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Student Life Committee investigates parking prices

The Student Government Association (SGA)’s Student Life Committee is beginning to compile data on parking prices at other universities in order to determine if the cost of a parking permit could be lowered at Seton Hall.

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An academic year parking pass for a commuter at Seton Hall costs $327.42, while a resident pass costs $350. The SGA initiative was formed amid complaints by many students that parking costs at Seton Hall are excessively high.

SGA Senator Christine Connelly, Vice Chair of the Student Life Committee, is spearheading the initiative and hopes the data could inspire the University to lower parking fees.

Connelly hopes to compare the prices of Seton Hall’s parking passes with the parking rates at universities of similar size and demographics.

“I am researching other schools in New Jersey, other Catholic universities, and universities similar to our size,” Connelly said. “After choosing those colleges, I, along with a couple other people, are finding the price of a year long parking permit, the number of parking spots available to the students, as well as what percentage of the population commutes.”

Though not a commuter, Connelly decided to start the initiative after hearing friends and classmates complain about the prices.

“I have heard on many occasions about the prices of the parking permits [being] a problem,” Connelly said. “I personally do not commute so I do not understand this issue, but many of my friends, and the Seton Hall population, commute and have grievances regarding the prices.”

Anna Furman, a sophomore biology major, believes that the price of parking should be lowered, as it is an additional financial burden on top of her tuition.

“[Parking permits] are an additional weight on my tuition,” Furman said. “It takes me about four months as a part time employee to make enough for the school parking.

Commuters are not the only ones struggling to pay for their parking permits. Students with medical conditions which require a car on campus also need to pay for their parking.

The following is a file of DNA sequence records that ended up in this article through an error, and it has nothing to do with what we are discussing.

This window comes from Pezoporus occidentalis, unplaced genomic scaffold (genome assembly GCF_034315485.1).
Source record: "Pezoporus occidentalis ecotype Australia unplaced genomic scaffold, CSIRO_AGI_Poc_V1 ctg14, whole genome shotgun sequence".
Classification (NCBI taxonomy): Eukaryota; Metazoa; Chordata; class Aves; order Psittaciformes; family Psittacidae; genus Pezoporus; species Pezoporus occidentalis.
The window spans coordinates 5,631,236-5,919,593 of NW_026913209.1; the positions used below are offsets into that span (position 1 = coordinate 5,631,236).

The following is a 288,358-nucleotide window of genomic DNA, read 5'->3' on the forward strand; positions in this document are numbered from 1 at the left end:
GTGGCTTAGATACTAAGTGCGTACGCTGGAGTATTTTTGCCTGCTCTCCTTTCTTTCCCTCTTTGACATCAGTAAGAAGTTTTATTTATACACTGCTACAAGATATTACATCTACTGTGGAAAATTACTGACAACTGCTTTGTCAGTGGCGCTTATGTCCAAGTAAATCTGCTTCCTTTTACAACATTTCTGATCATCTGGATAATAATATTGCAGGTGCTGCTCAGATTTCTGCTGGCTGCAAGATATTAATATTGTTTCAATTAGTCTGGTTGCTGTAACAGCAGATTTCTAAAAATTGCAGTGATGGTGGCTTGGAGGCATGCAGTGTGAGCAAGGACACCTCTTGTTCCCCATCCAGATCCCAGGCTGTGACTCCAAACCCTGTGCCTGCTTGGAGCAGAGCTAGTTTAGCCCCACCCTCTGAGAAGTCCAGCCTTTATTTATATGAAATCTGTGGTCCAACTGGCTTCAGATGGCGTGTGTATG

Freshman physics major Brooke Richards lives on campus, but had to pay $189 for a parking pass this semester as she is required to drive to physical therapy appointments.

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“I feel like I pay too much, especially because it is a medical exception pass,” Richards said. “It should not be that expensive to park my car in a garage.”

Richards also feels that the parking costs are excessive on top of tuition.

“I just feel like I’m adding more money onto my tuition bill, which is already piling up, so I see it as such a dread to pay for it,” Richards said.

Sophomore diplomacy and international major Joaquin Matamis feels that the fee is a “necessary evil,” but that the money should be used to improve the availability of parking.

“Yes, the parking deck is large, but is wholly inconvenient and out of the way from most classrooms on campus,” Matamis said. “The parking spots themselves are too small, making cars more prone to scuffing and accidents.

Matamis would be content with the fee if it was used to offer more convenient, larger parking spaces.

“Overall, there is a lack of comfortable space to get in and out of one’s car,” Matamis said. “If I was able to see more convenient, comfortable parking spaces or even a more diverse offering of spots, I would be more satisfied with the amount being paid.”

Prices for parking were adjusted for the 2019-2020 academic year and are determined by the University Cabinet, according to Parking Services director Ann Szipszky.

Szipszky is not aware of any discussions at this time within Parking Services or at the University Cabinet regarding lowering prices of parking.

Daniel O’Connor can be reached at


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